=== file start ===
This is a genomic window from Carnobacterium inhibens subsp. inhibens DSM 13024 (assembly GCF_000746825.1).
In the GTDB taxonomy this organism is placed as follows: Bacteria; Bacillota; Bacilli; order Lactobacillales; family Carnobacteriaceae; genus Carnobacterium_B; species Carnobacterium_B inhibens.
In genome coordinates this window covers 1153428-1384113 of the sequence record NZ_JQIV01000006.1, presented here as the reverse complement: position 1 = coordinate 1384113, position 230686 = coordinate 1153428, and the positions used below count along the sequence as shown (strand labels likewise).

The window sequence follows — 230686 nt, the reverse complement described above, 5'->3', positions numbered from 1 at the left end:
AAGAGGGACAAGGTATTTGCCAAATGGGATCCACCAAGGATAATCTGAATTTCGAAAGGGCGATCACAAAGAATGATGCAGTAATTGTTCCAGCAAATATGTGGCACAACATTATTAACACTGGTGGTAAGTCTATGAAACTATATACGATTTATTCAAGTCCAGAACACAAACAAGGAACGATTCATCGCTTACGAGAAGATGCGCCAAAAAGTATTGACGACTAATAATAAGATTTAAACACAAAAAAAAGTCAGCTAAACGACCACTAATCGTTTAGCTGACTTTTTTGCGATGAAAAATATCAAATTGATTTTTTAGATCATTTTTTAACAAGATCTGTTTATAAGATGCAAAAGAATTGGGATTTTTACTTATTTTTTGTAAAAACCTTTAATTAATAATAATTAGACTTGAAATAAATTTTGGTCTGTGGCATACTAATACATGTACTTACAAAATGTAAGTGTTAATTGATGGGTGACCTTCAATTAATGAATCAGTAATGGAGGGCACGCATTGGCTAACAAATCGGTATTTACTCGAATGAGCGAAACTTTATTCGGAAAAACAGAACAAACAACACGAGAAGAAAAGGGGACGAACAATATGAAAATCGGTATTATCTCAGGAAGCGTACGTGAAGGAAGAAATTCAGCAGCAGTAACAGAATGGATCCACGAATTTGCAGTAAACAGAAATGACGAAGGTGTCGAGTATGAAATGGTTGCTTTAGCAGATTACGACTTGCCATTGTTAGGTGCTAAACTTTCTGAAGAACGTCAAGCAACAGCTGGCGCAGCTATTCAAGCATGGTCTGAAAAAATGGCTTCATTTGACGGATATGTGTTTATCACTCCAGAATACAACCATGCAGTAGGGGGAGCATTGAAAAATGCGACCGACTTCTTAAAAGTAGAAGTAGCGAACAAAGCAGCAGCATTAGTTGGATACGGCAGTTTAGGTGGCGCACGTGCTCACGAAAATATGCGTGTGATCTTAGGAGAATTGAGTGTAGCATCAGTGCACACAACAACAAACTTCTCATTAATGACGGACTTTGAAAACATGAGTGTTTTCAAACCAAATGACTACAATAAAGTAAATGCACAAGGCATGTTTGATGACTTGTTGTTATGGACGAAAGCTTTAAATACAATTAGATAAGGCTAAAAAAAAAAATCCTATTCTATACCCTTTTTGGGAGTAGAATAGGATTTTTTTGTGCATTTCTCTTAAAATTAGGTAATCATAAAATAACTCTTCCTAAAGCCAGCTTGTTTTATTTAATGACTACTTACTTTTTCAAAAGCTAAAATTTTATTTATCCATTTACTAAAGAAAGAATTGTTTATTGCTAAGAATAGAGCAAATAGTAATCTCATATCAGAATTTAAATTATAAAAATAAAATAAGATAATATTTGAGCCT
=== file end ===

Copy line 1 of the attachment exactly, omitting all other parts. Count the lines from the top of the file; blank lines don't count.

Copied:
This is a genomic window from Carnobacterium inhibens subsp. inhibens DSM 13024 (assembly GCF_000746825.1).